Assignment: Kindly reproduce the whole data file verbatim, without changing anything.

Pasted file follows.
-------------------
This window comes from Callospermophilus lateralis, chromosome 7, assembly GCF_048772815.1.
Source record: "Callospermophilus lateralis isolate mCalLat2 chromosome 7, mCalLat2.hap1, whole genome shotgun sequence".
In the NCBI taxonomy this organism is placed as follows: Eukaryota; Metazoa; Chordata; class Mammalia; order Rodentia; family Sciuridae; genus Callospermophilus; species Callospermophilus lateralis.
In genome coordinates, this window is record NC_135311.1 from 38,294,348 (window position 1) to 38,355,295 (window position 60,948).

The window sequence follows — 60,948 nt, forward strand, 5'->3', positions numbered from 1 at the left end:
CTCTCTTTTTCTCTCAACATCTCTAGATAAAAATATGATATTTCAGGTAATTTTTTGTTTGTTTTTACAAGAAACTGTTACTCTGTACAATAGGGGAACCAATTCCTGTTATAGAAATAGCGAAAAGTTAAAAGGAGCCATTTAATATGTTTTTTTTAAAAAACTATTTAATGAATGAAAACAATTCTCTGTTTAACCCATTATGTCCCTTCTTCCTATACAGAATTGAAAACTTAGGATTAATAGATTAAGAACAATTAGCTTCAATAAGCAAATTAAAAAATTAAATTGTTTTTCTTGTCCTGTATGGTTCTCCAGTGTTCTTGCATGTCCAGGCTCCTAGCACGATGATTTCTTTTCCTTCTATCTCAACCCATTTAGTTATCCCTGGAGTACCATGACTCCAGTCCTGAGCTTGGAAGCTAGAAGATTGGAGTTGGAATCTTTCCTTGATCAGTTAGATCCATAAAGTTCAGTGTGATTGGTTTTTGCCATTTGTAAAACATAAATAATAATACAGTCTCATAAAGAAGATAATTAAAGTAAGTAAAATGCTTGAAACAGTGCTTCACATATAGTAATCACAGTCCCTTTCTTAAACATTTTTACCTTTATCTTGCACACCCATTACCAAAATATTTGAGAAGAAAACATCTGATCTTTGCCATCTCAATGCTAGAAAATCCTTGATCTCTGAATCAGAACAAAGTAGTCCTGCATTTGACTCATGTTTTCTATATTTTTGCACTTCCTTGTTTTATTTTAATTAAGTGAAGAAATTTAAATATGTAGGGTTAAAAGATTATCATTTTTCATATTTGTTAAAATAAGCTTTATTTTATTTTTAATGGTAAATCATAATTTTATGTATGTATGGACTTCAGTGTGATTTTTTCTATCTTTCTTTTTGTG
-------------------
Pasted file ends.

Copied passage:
This window comes from Callospermophilus lateralis, chromosome 7, assembly GCF_048772815.1.
Source record: "Callospermophilus lateralis isolate mCalLat2 chromosome 7, mCalLat2.hap1, whole genome shotgun sequence".
In the NCBI taxonomy this organism is placed as follows: Eukaryota; Metazoa; Chordata; class Mammalia; order Rodentia; family Sciuridae; genus Callospermophilus; species Callospermophilus lateralis.
In genome coordinates, this window is record NC_135311.1 from 38,294,348 (window position 1) to 38,355,295 (window position 60,948).

The window sequence follows — 60,948 nt, forward strand, 5'->3', positions numbered from 1 at the left end:
CTCTCTTTTTCTCTCAACATCTCTAGATAAAAATATGATATTTCAGGTAATTTTTTGTTTGTTTTTACAAGAAACTGTTACTCTGTACAATAGGGGAACCAATTCCTGTTATAGAAATAGCGAAAAGTTAAAAGGAGCCATTTAATATGTTTTTTTTAAAAAACTATTTAATGAATGAAAACAATTCTCTGTTTAACCCATTATGTCCCTTCTTCCTATACAGAATTGAAAACTTAGGATTAATAGATTAAGAACAATTAGCTTCAATAAGCAAATTAAAAAATTAAATTGTTTTTCTTGTCCTGTATGGTTCTCCAGTGTTCTTGCATGTCCAGGCTCCTAGCACGATGATTTCTTTTCCTTCTATCTCAACCCATTTAGTTATCCCTGGAGTACCATGACTCCAGTCCTGAGCTTGGAAGCTAGAAGATTGGAGTTGGAATCTTTCCTTGATCAGTTAGATCCATAAAGTTCAGTGTGATTGGTTTTTGCCATTTGTAAAACATAAATAATAATACAGTCTCATAAAGAAGATAATTAAAGTAAGTAAAATGCTTGAAACAGTGCTTCACATATAGTAATCACAGTCCCTTTCTTAAACATTTTTACCTTTATCTTGCACACCCATTACCAAAATATTTGAGAAGAAAACATCTGATCTTTGCCATCTCAATGCTAGAAAATCCTTGATCTCTGAATCAGAACAAAGTAGTCCTGCATTTGACTCATGTTTTCTATATTTTTGCACTTCCTTGTTTTATTTTAATTAAGTGAAGAAATTTAAATATGTAGGGTTAAAAGATTATCATTTTTCATATTTGTTAAAATAAGCTTTATTTTATTTTTAATGGTAAATCATAATTTTATGTATGTATGGACTTCAGTGTGATTTTTTCTATCTTTCTTTTTGTG